How to Keep Ticks Off Dogs
Posted on 26 June 2018
Ticks and other parasites thrive in the summer, and this season is expected to be particularly bad. Mild winters means the weather has been warmer for longer, allowing ticks and fleas to appear earlier in the season than usual. Ticks don’t just pose a threat to people, but also to our four-legged friends that spend a lot of time outside. Here’s everything you need to know to guard your dog against ticks.
There are many different types of prevention methods to keep your dog safe from ticks. Like with anything else, it’s best to stay prepared in advance and avoid tick-heavy areas rather than wait for an issue to come up. There are tricks you can use to make your yard and outdoor spaces safe for your dog, as well as various preventative medicines and other products. Make sure to discuss different options of tick prevention with your veterinarian to see which one is the safest and best for your dog.
There are many different brands of oral medications that you can give your dog to keep fleas and ticks off your dog. Giving your dog a prevention pill once a month is an easy and longer-lasting solution to guard them against ticks. It’s less of a hassle to give your dog a pill than trying to get them to keep still while you apply a topical treatment. Plus, many of these pills are chewable, so you can basically trick your dog into thinking that they’re getting a random treat and not taking medicine.
You can buy medicated shampoos that have flea and tick-repellent ingredients. These are best at getting rid of ticks that are already on your dog, but can be used as tick prevention if you frequently bathe your dog using the shampoo. If you’re using this product to get rid of ticks that have already attached themselves to your dog, thoroughly wash your dog’s entire body to ensure you remove all of them.
Tick powders are applied to dogs’ fur and skin to kill ticks and keep them off your dog. Many tick powders will also protect your dog from other parasites like fleas. Make sure to follow the instructions closely to make sure you are using the right amount of tick powder for your dog.
Tick sprays are topical tick-preventatives that prevent and kill ticks. Sprays can wear off more quickly than other tick prevention products, but are good for a quick prevention if you plan on taking your dog to a possibly tick-heavy area for the day.
Tick collars contain pesticides that are safe to dogs, and that kill ticks either on contact or once they attach. Dogs absorb the chemicals from the tick collar into their fur and skin, which will prevent ticks from feeding and possibly transferring diseases.
If you’re concerned about the chemicals used in tick control products, there are certain natural solutions you can use to keep your dog tick-free. Check out this article from Dogs Naturally Magazine that provides natural dietary, topical and environmental tick preventative options.
Keep yard well maintained
Ticks like to be in heavily wooded areas and can hide in large piles of leaves that may accumulate in your yard. Clear away leaf litter, tall grasses and bushes to reduce the possibility of ticks living in your yard. This will ensure that your dog has a safe place to spend time outside during tick season.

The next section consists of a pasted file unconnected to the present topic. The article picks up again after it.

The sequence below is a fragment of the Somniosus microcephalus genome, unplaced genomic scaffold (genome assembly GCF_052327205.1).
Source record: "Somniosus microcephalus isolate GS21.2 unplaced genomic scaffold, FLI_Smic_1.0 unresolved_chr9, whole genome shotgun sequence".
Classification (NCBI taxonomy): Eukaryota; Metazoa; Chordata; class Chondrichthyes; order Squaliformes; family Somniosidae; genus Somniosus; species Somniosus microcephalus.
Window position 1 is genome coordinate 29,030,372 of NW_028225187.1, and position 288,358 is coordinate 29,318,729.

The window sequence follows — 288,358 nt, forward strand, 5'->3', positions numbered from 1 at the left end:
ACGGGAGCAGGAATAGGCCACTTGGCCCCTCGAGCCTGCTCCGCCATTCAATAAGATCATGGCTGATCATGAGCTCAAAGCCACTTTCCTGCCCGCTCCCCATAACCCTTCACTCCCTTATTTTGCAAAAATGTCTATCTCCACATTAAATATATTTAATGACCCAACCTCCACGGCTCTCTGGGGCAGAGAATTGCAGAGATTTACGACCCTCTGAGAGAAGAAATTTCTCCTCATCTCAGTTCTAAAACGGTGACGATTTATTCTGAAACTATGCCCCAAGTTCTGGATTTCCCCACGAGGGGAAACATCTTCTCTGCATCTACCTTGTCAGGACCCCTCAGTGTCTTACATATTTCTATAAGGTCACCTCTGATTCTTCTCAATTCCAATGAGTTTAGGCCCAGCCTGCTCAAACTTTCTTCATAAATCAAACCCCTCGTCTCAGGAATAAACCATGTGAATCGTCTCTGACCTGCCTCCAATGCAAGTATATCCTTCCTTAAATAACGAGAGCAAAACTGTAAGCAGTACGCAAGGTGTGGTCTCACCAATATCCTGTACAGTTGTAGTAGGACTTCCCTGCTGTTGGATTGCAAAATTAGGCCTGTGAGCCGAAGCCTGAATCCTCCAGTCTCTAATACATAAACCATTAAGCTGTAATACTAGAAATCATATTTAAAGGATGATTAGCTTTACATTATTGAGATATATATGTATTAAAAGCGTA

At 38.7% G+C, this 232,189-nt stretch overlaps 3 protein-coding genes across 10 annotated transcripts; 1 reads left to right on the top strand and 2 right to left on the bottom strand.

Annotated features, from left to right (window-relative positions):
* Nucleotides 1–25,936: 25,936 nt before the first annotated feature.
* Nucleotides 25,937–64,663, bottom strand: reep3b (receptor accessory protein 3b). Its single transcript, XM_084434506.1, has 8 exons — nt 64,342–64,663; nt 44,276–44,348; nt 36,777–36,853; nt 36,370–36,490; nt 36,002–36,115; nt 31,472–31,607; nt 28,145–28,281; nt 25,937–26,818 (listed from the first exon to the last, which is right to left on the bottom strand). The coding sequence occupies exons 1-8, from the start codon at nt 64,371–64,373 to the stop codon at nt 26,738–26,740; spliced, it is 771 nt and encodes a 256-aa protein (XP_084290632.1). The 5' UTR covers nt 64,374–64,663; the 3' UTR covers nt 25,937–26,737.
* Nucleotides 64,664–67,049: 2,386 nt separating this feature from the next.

How to find ticks on dogs
Check your dog’s coat for ticks when they come in from a walk outside, especially if you live in an area that is likely to have a lot of ticks, like the wooded areas of the Northeastern United States. Ticks will embed themselves anywhere on a dog’s body, but they can be hard to find if they are near the ears, between the toes or armpits. It can be especially hard to find ticks if your dog has a thicker, longer coat, so make sure you do a thorough examination to remove any ticks before they cause problems.
What ticks can do
Ticks can spread diseases to your dog if gone unnoticed. Dogs can get lyme disease from ticks, just like people. Some symptoms of lyme disease in dogs are fever, fatigue, loss of appetite and swollen joints. In addition to lyme disease, ticks can spread ehrlichiosis, anaplasmosis and several other diseases to your dog.
Lyme disease is a very common infectious disease in the northeast United States. It is also a very controversial topic amongst veterinarians because most dogs that test positive are not clinically ill. Lyme disease is not a zoonotic disease, meaning it cannot be directly transmitted from your dog to you. However, if a tick crawls off your dog and bites you, you can become infected.There are several canine vaccines available to prevent Lyme disease. The need for this vaccine should be determined on a case by case basis following a discussion with your veterinarian. We recommend that all dogs be tested for Lyme disease before considering a vaccine. Some opponents of vaccination fear that if your dog is vaccinated and still contracts the disease, the symptoms will be worse. However this is based on experience with the human vaccine (no longer on the market), and has not been proven in dogs.
If you do find a tick on your dog, use tweezers to carefully remove it. Grab the tick as close to the surface of the skin as you can and pull upward. You can also use a tick removal device to push the tick away from your dog’s skin. Make sure to clean the area where you found the tick to ensure that your dog won’t get sick. Additionally, ensure you get the head removed, as it can become detached from the tick’s body.
Whatever method of tick prevention you decide to use, consult with your veterinarian to find the solution that’s best for your dog. Many of the powders, sprays and other topical treatments contain harsh chemicals, so you always need to consult your vet.